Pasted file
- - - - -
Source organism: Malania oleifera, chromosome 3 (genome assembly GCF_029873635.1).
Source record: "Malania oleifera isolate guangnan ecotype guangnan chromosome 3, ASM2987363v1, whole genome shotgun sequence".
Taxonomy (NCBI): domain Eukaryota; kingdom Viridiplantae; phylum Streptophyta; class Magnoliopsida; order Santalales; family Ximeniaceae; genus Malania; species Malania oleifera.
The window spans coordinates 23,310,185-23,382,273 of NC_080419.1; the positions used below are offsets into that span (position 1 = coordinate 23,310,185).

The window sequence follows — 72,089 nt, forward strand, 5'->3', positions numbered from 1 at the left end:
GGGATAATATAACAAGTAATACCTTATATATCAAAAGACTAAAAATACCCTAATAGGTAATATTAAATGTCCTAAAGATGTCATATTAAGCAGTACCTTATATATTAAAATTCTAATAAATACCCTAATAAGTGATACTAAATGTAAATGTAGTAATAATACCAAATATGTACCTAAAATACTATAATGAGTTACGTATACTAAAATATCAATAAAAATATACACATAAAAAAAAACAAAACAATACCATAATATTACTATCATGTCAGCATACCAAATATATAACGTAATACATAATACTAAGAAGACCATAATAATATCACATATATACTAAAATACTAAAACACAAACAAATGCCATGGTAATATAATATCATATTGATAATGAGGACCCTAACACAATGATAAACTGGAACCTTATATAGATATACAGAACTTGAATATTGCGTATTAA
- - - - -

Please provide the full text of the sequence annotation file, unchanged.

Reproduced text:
Source organism: Malania oleifera, chromosome 3 (genome assembly GCF_029873635.1).
Source record: "Malania oleifera isolate guangnan ecotype guangnan chromosome 3, ASM2987363v1, whole genome shotgun sequence".
Taxonomy (NCBI): domain Eukaryota; kingdom Viridiplantae; phylum Streptophyta; class Magnoliopsida; order Santalales; family Ximeniaceae; genus Malania; species Malania oleifera.
The window spans coordinates 23,310,185-23,382,273 of NC_080419.1; the positions used below are offsets into that span (position 1 = coordinate 23,310,185).

The window sequence follows — 72,089 nt, forward strand, 5'->3', positions numbered from 1 at the left end:
GGGATAATATAACAAGTAATACCTTATATATCAAAAGACTAAAAATACCCTAATAGGTAATATTAAATGTCCTAAAGATGTCATATTAAGCAGTACCTTATATATTAAAATTCTAATAAATACCCTAATAAGTGATACTAAATGTAAATGTAGTAATAATACCAAATATGTACCTAAAATACTATAATGAGTTACGTATACTAAAATATCAATAAAAATATACACATAAAAAAAAACAAAACAATACCATAATATTACTATCATGTCAGCATACCAAATATATAACGTAATACATAATACTAAGAAGACCATAATAATATCACATATATACTAAAATACTAAAACACAAACAAATGCCATGGTAATATAATATCATATTGATAATGAGGACCCTAACACAATGATAAACTGGAACCTTATATAGATATACAGAACTTGAATATTGCGTATTAA